I told her that it was probably difficult for her to realize how hard it was for me as a scholar to make a living as a Futurist since she, as a top university official, was making more than $120,000 a year. I needed society to care of me so that I would have time to be a truth-teller for the public. But, in a capitalist society, the work that I did was not valued. My research account had made it possible for me to continue my work of building a more humane world.

Williams reply was that we were not here to discuss her personal finances. All I was trying to do was to point out the class divisions between us and why $120 a month would be difficult for me to come by, when she had more money than she knew what to do with. "Was my work less valuable than her work?" I asked myself.

In a Neutopian meritocracy, everyone would have access to the information technologies and everyone's basic human needs would be provided for, so that people had time to do the creative work the universe was calling them to do. But Umass was certainly not a meritocracy! The bottom line was, no matter how talented or gifted you are, if you don't have the money to pay for tuition, the university could care less if you got the education you needed in order to develop your gifts, talents, and skills. They talk a lot about the benefits of life-long education, but the reality is that the university doesn't support the concept. Even alumni are not permitted access to the Umass computers, though the four other Ivy League-type colleges in the Five College system give accounts to their alumni to enable them access the Internet. This seems like a definite class war issue to me, since the rich private schools give access to their alumni while the poor state university does not.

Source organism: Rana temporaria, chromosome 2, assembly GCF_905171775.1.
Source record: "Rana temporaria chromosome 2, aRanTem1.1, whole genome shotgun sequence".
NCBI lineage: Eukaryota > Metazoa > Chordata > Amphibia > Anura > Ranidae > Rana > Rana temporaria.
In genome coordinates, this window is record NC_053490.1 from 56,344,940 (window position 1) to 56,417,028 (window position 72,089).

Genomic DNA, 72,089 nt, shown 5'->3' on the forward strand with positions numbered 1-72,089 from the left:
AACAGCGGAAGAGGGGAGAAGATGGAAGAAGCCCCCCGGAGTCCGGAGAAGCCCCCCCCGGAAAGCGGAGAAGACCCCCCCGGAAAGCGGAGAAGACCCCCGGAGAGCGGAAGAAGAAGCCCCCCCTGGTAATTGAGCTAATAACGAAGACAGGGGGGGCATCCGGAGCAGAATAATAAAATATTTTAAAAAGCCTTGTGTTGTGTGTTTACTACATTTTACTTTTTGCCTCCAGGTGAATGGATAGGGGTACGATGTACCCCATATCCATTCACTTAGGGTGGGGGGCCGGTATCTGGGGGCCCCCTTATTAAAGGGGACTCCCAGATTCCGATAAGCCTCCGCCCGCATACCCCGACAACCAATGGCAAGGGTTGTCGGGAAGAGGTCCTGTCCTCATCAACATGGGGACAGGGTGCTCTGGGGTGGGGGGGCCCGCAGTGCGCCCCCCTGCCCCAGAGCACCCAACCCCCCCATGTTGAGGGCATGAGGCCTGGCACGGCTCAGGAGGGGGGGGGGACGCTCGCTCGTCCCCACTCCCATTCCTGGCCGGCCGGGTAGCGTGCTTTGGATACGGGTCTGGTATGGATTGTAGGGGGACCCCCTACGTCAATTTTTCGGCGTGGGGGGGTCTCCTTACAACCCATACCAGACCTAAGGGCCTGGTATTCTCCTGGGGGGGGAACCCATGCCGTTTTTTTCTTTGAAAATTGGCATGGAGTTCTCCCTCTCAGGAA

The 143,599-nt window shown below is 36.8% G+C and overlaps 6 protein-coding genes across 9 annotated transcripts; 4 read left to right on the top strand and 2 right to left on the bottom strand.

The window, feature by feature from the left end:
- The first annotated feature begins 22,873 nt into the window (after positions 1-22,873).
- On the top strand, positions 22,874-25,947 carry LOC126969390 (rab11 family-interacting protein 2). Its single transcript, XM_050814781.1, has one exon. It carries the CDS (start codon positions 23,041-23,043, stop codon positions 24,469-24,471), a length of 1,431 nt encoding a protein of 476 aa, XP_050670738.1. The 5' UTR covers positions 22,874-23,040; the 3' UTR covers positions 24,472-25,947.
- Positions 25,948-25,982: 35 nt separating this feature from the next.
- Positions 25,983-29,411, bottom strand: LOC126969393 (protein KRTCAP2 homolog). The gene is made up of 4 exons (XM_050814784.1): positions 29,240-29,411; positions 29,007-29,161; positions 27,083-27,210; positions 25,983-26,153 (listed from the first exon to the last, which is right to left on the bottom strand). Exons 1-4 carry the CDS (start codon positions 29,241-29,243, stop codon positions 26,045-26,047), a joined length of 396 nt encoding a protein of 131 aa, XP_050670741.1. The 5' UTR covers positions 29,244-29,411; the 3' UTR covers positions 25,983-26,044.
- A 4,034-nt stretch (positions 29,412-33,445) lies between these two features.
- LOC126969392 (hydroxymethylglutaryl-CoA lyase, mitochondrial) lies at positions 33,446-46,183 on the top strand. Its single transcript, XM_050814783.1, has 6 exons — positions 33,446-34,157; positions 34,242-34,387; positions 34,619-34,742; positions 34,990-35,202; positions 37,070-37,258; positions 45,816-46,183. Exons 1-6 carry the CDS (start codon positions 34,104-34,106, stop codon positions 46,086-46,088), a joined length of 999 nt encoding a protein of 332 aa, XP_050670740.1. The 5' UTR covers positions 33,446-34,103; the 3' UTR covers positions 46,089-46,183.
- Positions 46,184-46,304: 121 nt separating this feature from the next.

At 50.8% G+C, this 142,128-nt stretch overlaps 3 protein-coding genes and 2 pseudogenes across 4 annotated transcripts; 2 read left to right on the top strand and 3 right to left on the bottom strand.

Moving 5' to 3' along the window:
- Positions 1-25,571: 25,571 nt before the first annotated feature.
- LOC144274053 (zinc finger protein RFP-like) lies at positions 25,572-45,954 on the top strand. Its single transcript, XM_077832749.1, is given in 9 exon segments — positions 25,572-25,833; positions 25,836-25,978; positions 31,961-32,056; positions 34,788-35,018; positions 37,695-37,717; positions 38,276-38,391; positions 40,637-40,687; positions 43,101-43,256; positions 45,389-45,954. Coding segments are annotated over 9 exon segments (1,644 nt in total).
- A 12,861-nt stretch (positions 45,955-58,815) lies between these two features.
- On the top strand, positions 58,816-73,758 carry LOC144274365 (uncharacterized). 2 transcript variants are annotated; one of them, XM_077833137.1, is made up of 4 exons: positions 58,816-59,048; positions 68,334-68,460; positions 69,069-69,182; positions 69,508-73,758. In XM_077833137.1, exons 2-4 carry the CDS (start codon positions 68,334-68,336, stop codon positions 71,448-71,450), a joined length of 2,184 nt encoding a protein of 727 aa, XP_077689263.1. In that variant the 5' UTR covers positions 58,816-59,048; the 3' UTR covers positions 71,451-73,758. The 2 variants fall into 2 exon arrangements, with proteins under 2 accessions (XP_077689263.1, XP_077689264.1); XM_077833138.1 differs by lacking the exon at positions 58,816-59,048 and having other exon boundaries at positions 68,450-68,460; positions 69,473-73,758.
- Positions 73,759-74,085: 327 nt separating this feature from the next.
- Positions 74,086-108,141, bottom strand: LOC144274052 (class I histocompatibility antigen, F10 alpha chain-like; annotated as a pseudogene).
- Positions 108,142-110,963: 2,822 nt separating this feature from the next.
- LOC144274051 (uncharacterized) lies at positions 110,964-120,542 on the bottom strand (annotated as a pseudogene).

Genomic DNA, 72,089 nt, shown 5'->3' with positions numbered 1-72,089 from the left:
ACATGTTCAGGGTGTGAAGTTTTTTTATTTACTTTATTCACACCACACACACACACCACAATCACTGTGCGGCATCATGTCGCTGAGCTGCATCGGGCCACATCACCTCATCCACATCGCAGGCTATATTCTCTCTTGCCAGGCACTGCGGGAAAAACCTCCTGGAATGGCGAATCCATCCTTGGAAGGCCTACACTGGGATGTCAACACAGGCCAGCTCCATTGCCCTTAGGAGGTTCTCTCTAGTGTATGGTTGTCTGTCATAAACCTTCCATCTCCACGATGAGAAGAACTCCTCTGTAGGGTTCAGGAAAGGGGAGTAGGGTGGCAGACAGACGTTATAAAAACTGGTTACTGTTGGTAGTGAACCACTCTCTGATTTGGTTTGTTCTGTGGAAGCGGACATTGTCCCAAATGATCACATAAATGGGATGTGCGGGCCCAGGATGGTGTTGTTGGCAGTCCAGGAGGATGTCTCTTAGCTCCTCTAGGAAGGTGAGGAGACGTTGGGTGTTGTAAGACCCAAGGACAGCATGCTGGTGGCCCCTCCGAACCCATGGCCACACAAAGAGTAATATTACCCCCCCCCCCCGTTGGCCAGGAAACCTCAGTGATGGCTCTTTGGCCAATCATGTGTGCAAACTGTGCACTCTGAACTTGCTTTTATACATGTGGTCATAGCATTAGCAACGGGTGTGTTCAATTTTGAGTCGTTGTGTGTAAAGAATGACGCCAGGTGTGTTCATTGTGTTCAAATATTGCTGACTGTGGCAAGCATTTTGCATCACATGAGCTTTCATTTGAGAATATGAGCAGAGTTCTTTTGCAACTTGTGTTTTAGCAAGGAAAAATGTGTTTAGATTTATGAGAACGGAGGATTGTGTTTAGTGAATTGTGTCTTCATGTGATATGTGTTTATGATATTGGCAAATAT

I tried to explain to her about my work on alt.society.neutopia. Also, I told her about the sexism and hatred I had experienced on the newsgroup and how one of the administrators had even posted hateful and sexist things towards me. It was obvious that my posting were being monitored by Peter, the patriarchal sysadmin. Since I was given no warning message that I had violated Copyright Law, I felt the violation was just an excuse for kicking me off the air.

I explained, "I am struggling to create a loving consciousness so that we can have the solidarity to build a truly literate world. The work I am doing on alt.society.neutopia is good work. Cyberspace is dominated by capitalist patriarchal thugs and female impersonators who are uncultured misogynists, whose greed is consciousnessly destroying the world."

The Deputy Chancellor said that she realized that Cyberspace had been compared to the Wild West and that there was a lawlessness about the place, but nevertheless, I had broken the law. "Doctress Williams," I stated, "I don't think that you realize that there is a war going on in cyberspace right now." I recalled the poem I had written the week before: